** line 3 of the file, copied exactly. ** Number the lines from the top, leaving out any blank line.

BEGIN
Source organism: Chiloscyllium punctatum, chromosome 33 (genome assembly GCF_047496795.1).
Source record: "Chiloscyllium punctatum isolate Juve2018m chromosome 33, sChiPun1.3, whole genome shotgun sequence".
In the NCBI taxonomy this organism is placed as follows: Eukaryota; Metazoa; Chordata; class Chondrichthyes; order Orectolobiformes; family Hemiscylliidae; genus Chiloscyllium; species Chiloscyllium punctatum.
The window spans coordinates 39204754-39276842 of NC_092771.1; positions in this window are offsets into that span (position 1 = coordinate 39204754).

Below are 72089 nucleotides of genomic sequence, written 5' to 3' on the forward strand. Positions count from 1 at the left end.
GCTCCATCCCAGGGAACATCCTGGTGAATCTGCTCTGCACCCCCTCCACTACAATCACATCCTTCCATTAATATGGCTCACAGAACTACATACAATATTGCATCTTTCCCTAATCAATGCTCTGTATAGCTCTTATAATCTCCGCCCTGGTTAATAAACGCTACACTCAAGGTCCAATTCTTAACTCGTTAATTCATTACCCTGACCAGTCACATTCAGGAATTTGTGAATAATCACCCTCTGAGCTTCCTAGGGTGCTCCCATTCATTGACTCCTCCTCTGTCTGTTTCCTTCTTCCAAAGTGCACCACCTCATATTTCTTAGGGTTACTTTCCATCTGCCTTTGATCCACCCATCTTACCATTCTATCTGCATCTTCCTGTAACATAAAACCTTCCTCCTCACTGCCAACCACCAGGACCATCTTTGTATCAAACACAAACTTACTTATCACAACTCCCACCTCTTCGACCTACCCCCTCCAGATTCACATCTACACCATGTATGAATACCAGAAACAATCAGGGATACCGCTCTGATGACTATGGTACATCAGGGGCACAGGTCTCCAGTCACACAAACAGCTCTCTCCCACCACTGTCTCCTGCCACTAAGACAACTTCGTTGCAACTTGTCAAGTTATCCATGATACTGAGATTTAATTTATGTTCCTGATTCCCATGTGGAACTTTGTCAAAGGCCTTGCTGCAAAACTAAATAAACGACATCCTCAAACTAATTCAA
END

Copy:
In the NCBI taxonomy this organism is placed as follows: Eukaryota; Metazoa; Chordata; class Chondrichthyes; order Orectolobiformes; family Hemiscylliidae; genus Chiloscyllium; species Chiloscyllium punctatum.